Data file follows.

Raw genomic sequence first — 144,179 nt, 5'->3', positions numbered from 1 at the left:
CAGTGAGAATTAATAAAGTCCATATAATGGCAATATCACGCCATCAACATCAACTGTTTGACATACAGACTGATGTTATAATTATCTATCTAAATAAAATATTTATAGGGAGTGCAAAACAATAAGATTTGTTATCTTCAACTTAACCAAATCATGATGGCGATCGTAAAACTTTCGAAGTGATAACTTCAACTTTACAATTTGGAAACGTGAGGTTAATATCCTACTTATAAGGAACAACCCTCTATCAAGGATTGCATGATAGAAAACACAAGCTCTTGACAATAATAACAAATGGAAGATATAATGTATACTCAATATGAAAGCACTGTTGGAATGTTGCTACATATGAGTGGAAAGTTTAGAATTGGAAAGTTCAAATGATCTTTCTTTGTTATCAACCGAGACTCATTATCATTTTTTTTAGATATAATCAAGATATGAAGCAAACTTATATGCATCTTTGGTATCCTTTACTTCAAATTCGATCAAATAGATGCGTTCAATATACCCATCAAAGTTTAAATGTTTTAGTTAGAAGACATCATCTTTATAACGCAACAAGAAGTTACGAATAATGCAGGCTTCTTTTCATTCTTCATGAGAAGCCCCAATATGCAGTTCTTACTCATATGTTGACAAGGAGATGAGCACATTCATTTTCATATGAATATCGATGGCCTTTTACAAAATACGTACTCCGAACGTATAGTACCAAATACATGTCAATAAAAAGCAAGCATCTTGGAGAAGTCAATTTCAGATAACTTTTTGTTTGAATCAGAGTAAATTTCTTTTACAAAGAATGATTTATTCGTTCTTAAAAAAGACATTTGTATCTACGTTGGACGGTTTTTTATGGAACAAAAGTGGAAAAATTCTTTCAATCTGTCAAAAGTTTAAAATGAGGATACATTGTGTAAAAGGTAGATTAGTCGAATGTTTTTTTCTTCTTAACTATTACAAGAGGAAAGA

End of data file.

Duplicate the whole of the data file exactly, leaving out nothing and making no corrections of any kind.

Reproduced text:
Raw genomic sequence first — 144,179 nt, 5'->3', positions numbered from 1 at the left:
CAGTGAGAATTAATAAAGTCCATATAATGGCAATATCACGCCATCAACATCAACTGTTTGACATACAGACTGATGTTATAATTATCTATCTAAATAAAATATTTATAGGGAGTGCAAAACAATAAGATTTGTTATCTTCAACTTAACCAAATCATGATGGCGATCGTAAAACTTTCGAAGTGATAACTTCAACTTTACAATTTGGAAACGTGAGGTTAATATCCTACTTATAAGGAACAACCCTCTATCAAGGATTGCATGATAGAAAACACAAGCTCTTGACAATAATAACAAATGGAAGATATAATGTATACTCAATATGAAAGCACTGTTGGAATGTTGCTACATATGAGTGGAAAGTTTAGAATTGGAAAGTTCAAATGATCTTTCTTTGTTATCAACCGAGACTCATTATCATTTTTTTTAGATATAATCAAGATATGAAGCAAACTTATATGCATCTTTGGTATCCTTTACTTCAAATTCGATCAAATAGATGCGTTCAATATACCCATCAAAGTTTAAATGTTTTAGTTAGAAGACATCATCTTTATAACGCAACAAGAAGTTACGAATAATGCAGGCTTCTTTTCATTCTTCATGAGAAGCCCCAATATGCAGTTCTTACTCATATGTTGACAAGGAGATGAGCACATTCATTTTCATATGAATATCGATGGCCTTTTACAAAATACGTACTCCGAACGTATAGTACCAAATACATGTCAATAAAAAGCAAGCATCTTGGAGAAGTCAATTTCAGATAACTTTTTGTTTGAATCAGAGTAAATTTCTTTTACAAAGAATGATTTATTCGTTCTTAAAAAAGACATTTGTATCTACGTTGGACGGTTTTTTATGGAACAAAAGTGGAAAAATTCTTTCAATCTGTCAAAAGTTTAAAATGAGGATACATTGTGTAAAAGGTAGATTAGTCGAATGTTTTTTTCTTCTTAACTATTACAAGAGGAAAGA